POL382H1 Lecture Notes - Overfishing, Campbell Scott, Treaty 9

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26 Apr 2012
School
Course
Aboriginal Self-Government and Canadian Democracy
Had institutions of government on Canadian soil for 10,000 year
Highly complex and organized tribal politics, nations peoples calling themselves as nations, and
in the 16th century opposing white settlement with ferocity and extending allied hands on the
other
We know that aboriginal Canadians, are younger than the median average of other Canadians,
populations are extremely dynamic, more populace in Manitoba and sask.
Way below national average after tax income and in education
Most poor of our country are aboriginal
Some of most impressive leadership is aboriginal also some of the worst
Connection between politics and economics, the way aboriginals are governed effects their life
chances, the way in which their democracy helps of hinders aboriginal development
We are part of a aboriginal international
o International dimension to this issue
Questions:
Why should aboriginal Canadians have their own order of government?
o They are citizens with equal rights under the charter, why separate order? Is it
democractic?
Why should access to government programs be dependent on residence on/off reserve?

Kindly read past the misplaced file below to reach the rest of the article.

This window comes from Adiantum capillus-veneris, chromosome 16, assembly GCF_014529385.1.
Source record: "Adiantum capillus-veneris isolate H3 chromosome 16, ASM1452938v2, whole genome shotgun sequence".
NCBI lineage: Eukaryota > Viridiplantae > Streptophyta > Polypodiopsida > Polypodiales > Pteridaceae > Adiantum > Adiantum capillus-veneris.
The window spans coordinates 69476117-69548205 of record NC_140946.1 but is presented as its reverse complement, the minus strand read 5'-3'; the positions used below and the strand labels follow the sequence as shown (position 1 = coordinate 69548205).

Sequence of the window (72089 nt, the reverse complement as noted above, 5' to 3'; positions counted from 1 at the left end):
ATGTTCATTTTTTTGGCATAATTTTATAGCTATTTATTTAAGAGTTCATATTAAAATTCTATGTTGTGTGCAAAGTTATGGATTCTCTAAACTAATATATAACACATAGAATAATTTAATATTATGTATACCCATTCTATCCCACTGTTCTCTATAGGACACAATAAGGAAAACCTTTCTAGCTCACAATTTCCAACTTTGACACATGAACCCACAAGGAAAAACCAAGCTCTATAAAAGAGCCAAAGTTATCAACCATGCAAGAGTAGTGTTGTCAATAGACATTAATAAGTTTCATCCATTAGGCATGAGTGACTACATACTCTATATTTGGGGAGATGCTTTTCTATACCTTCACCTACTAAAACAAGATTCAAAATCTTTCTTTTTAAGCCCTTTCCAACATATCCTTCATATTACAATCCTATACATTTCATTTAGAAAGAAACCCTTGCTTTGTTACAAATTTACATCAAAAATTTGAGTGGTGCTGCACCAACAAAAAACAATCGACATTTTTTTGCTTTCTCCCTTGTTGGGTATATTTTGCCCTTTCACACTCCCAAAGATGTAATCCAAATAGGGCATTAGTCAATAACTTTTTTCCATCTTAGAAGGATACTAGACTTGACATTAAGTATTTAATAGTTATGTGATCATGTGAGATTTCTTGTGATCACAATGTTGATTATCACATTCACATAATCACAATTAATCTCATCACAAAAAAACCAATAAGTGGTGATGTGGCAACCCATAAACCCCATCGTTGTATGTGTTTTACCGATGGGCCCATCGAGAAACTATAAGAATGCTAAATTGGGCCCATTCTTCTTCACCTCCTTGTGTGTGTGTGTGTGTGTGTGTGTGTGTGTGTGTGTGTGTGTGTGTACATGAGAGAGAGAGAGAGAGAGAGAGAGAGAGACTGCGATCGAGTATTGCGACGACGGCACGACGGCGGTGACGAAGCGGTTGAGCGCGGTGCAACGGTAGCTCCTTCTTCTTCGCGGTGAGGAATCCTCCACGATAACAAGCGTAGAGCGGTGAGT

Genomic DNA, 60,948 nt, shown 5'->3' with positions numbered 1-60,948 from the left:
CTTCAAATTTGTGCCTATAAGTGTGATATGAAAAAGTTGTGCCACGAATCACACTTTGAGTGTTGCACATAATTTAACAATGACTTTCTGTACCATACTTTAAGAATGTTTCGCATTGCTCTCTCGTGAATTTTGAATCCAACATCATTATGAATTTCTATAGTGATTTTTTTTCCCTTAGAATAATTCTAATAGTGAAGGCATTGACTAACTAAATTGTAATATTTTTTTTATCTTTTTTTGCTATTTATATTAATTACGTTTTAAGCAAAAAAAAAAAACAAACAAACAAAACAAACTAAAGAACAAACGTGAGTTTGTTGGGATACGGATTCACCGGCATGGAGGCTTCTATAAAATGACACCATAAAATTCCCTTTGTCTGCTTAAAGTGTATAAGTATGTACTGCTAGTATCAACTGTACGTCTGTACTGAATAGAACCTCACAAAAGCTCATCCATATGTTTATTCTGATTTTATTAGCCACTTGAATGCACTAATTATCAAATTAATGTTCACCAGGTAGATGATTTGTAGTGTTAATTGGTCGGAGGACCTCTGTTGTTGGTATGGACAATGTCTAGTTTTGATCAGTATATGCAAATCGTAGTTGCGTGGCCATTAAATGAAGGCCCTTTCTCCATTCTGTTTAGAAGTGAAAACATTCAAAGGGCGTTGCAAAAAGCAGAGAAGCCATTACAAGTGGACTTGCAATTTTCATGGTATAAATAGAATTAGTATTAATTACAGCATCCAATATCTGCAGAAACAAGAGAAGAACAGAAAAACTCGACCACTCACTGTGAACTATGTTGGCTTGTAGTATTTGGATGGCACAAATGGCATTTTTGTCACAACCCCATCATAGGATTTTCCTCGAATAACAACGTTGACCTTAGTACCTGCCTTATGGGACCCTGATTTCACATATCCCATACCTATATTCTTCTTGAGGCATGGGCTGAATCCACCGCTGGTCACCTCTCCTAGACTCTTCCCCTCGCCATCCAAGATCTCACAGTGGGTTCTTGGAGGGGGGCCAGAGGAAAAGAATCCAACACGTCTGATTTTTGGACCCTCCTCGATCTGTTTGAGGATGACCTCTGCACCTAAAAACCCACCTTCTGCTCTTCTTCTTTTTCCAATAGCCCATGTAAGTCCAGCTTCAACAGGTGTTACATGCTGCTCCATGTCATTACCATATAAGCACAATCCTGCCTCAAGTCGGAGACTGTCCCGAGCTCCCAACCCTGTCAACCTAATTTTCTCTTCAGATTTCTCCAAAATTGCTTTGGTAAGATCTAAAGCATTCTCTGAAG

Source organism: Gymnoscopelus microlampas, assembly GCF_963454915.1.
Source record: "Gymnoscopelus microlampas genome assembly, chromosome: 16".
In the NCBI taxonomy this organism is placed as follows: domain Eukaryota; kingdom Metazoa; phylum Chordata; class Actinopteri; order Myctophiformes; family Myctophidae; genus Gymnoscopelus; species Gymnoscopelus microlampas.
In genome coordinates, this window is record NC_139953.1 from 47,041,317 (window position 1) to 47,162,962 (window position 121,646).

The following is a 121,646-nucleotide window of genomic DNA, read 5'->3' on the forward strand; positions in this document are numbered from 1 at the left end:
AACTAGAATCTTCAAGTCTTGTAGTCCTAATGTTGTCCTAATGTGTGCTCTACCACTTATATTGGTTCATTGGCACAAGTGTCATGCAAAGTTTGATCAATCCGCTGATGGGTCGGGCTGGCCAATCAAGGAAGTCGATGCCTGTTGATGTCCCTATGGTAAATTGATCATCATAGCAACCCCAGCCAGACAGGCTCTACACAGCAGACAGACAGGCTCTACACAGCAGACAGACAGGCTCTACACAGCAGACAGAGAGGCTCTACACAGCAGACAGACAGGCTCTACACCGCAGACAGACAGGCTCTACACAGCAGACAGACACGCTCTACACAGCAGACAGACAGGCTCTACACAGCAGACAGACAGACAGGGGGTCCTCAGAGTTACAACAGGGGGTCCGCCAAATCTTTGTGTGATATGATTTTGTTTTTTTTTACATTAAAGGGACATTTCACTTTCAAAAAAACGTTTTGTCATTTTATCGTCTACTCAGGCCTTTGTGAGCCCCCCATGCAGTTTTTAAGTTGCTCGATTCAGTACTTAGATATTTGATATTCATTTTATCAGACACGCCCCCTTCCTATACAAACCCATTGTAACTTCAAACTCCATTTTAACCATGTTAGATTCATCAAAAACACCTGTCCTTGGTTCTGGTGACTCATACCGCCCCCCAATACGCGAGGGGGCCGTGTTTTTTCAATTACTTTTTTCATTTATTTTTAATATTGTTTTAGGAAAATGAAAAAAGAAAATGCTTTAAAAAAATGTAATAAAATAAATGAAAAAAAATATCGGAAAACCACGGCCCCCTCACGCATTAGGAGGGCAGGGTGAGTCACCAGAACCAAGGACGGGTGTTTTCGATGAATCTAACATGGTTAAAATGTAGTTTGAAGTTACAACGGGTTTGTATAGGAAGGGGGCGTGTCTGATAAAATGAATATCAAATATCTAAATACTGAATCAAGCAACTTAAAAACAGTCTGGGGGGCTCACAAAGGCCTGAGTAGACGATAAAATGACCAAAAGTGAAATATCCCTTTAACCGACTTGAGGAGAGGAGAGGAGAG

o Access to services (housing, health care etc) if you are reserve and do not if you are off,
is that democratic?
o 60% of aboriginal pop. Is off reserve
o i.e. assistance for Post secondary education
Why should aboriginal Canadians have rights other Canadians do not have?
o Access to certain services and entitlements that other Canadians do not by virtue of race
and ethnicity
Did aboriginal Canadians consent to join Canada?
The reason we answer the first 3 questions with yes is bc there is an understanding of the
relation to Canadian democracy which is that they were here before anybody else, they ahd
order poitical before Canada even existed, and they were not asked whether or not they wanted
to join in 1867
o There was a political system in 1867; tribes there for thousands of years, not at the
quebec conference or PEI and the pre-existing aboriginal political system was not asked
whether or not it wasnted to be part of system
o The BNA Act simply said they would have jurisdiction over Indians and indian lands
o It is about democractic legitimacy
Democracy as a system is about consent, do you consent to be ruled, if you do it is legitimate, if
it is not it is not legitimate
Since that is the case, different rules need to apply to aboriginal Canadians
Indian Act 1876
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